Thursday, November 3, 2005
September 10, 2005
The word “levee” takes on a more prominent role in the English language, post-Katrina. No longer is our awareness of a life-saving man-made water barrier limited to the “drove my Chevy to the levee” line in the Don McLean chestnut “American Pie.”
Of course, the levee is far from dry in New Orleans, just as much of the landscape in Louisiana, Mississippi and Alabama is drenched and destroyed.
But not forgotten.
People from around the nation, Oregon and the mid-Columbia Gorge included, are rallying for their fellow Americans thousands of miles away.
Page one of this edition carries information on new ways to help relieve the suffering on the Gulf Coast. Included is Hood River News’ own “Goals for the Gulf,” in which cash donations are made based on the number of touchdowns, soccer goals, volleyball wins, and cross country scores each week by local high school athletes. Call it “competing for a cause,” with the funds going to American Red Cross.
Cash donations are most needed by the Red Cross. District Manager Hannah Settje notes that the agency’s thrust now is to turn donations into debit cards to be used by Katrina refugees to help re-fuel the battered local economies in or near their homes or wherever they have found refuge.
We encourage residents to write checks as large as they are able, but there are other means to give as well. The Hood River County School District revived “Project Pencil,” (details on page A1) as a way to provide supplies for students and teachers who are learning and teaching in classrooms far from home.
One indication of the national nature of this disaster: To make room for some of the estimated 6,000 displaced school children now living in Houston, Texas; the school district is re-opening two elementary schools that were recently closed due to declining enrollment. Those students need pencils, pens, paper, and notebooks. Contact your local school to find out more about how to support “Project Pencil.”
Or try a little “fall cleaning” and give your used, good-condition clothing to any Gorge Windermere Realty office.
Talk about giving “in kind.” It’s our turn to help take care of those whose lives have been wracked by natural disaster. The engineers in New Orleans will need weeks and months to drain the city and restore the levees, but there is no barrier to giving, no matter how far away the recipients live.
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Parkdale third graders sing "12 Disaster Days of Christmas"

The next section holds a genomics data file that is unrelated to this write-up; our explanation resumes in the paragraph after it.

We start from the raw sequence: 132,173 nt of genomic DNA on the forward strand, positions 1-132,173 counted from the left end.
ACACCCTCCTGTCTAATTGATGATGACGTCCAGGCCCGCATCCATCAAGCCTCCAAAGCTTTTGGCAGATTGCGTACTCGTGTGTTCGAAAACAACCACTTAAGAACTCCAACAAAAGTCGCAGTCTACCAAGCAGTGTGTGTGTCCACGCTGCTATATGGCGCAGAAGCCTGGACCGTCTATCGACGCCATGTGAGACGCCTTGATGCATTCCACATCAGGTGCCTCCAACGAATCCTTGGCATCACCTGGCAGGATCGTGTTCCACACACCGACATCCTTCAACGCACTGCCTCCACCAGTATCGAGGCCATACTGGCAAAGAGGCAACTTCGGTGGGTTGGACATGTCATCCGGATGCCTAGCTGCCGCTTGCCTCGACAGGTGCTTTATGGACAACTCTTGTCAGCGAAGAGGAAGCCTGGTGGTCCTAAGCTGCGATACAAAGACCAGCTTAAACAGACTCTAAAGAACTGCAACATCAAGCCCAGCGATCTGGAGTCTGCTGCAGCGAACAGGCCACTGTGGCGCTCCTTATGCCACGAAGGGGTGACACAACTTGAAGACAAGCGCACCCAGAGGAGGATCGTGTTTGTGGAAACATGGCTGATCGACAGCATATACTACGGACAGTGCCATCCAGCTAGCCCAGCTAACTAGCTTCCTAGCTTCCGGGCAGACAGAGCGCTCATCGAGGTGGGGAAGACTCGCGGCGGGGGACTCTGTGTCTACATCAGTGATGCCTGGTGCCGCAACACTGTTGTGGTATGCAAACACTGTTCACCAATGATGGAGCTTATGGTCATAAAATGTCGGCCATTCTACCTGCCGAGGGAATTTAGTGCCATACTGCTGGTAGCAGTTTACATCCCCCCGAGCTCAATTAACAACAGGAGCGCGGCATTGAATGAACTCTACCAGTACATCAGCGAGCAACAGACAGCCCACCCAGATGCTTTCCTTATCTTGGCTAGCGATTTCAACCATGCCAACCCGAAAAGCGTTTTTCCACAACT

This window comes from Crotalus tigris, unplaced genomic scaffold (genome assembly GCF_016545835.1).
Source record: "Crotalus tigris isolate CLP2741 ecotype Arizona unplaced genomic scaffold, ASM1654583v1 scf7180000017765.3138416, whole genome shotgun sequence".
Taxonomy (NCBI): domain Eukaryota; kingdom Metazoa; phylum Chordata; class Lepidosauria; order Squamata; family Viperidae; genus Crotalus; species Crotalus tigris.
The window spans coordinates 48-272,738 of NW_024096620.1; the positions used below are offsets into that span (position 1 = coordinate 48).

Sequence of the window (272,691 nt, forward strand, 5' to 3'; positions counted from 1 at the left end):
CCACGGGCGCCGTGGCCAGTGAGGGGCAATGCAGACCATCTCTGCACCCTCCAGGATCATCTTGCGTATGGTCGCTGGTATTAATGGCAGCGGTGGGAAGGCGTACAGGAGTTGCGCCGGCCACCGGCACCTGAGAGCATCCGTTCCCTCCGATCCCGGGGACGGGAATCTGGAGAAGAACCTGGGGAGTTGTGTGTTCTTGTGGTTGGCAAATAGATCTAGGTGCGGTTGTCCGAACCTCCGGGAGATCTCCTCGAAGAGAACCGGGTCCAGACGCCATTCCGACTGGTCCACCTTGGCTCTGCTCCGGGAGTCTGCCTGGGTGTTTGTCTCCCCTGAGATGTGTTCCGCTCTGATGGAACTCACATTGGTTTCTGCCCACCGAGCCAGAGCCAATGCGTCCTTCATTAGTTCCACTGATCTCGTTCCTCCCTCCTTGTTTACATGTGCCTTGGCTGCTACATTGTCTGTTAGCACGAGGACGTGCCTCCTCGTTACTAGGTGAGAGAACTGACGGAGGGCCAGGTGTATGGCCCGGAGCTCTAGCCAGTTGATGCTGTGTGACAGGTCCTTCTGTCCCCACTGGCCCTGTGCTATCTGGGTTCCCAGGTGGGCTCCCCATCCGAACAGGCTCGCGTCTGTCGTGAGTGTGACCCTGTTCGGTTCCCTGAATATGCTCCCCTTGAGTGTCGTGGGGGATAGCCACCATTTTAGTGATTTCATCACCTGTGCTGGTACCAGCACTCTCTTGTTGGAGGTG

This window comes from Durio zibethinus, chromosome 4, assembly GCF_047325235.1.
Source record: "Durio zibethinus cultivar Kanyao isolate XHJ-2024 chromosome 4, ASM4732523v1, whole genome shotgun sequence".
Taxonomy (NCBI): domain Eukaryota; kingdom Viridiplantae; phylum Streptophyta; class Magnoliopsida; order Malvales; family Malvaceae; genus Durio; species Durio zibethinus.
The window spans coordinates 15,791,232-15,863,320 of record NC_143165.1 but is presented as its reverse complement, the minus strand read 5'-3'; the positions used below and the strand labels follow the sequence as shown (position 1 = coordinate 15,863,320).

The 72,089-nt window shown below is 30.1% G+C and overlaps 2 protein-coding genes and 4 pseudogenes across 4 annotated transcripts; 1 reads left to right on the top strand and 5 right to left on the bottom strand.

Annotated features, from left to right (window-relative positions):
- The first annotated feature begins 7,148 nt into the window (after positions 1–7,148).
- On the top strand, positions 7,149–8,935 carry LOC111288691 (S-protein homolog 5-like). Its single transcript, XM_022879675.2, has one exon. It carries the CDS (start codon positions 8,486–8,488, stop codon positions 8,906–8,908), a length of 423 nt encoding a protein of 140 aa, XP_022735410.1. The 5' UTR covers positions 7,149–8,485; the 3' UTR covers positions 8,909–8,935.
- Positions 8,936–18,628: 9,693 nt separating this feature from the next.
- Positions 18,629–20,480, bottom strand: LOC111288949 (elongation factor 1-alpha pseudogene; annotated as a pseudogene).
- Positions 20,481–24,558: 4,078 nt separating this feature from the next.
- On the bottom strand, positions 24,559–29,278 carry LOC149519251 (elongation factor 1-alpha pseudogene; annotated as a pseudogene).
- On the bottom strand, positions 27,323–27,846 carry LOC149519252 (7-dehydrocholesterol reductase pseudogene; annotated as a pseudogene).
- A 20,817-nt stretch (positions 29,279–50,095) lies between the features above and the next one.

Welcome to your sing-able Christmas gift list. What follows is an emergency rendition of “12 Days of Christmas” – for outfitting your home or car in case of snow storm, earthquake, flood or other emergency. Read it as a simple list, or sing it to the tune of “12 Days” – you know, as in “ … and a partridge in a pear tree…” Not to make light of it, but the song is a familiar framework for a set of gift ideas that you could consider gathering together, even if the recipient already owns items such as a bunch of coats, tire chains and flashlights. Stores throughout the Gorge are stocked up on all these items. Buying all 12 days might be prohibitive, but here are three ideas for checking any of the dozen off your list (notations follow, 1-12.) The gift items needed to stay warm, dry and safe are also coded to suggest items in your abode (A) in your car (C) or both (B). 12 Gallons of Water (A) 11 Family meals (B) 10 Cans of propane (A) 9 Hygiene bags (B) 8 Packs of batteries (A) 7 Spare coats (B) 6 Bright red flares (C) 5 Cozy blankets (B) 4 Tire chains (C) 3 Flashlights (B) 2 cell phone chargers (B) 1 And a crush-proof first aid kit (B) Price ranges? Here’s a few quotes for days Three, Two, Four and Nine: n A family gift of flashlights (three will run $15-30, Hood River Supply, Tum-A-Lum) n Cell phone chargers (two will run $30-60) n Tire chains (basic set, $30, Les Schwab, returnable if unused for the winter) n Family meals ($100 or so should cover the basics for three or four reasonably well-fed days) n The home kit should be kept in a handy place near an exit, and remember that water needs to be replenished every few months. If you have a solid first aid kit already, switch out the gift idea with “and-a-sto-o-u-t- tub-for it-all …” Otherwise, it’s a case of assembling your home or car kits and making sure all members of the family know what the resources are and how to use them (ie flares and propane). Emergency situations are at worst life-threatening, at best deeply uncomfortable if you and your family are left without power for an extended period, or traveling and find yourself in a situation where you need to wait out a storm, lengthy traffic delay, or other crisis. Notes on the 12 gift ideas: 12 – Gallons of water: that’s one per person in a four-member family to last for three days, the recommended minimum to be prepared for utility outages. 11 – Easy-open packaged goods, energy bars, dried food and nuts are good things to include for nutrition. Think of what your family of four needs for three days to stay fortified and hydrated (see number 12). Can-opener also recommended 10 – If you have a propane camping stove, keep extra fuel handy. 9 – Hygiene bags: put packaged moistened towelettes, toilet paper, and plastic ties in large garbage bags (for personal sanitation) Resource list courtesy of Hood River County Emergency Management, Barbara Ayers, manager/ 541-386-1213. The county also reminds residents to Get a Kit, Make A Plan to connect your family if separated, and Stay Informed. See www.co.hood-river.or.us to opt-in for citizen alerts. Enlarge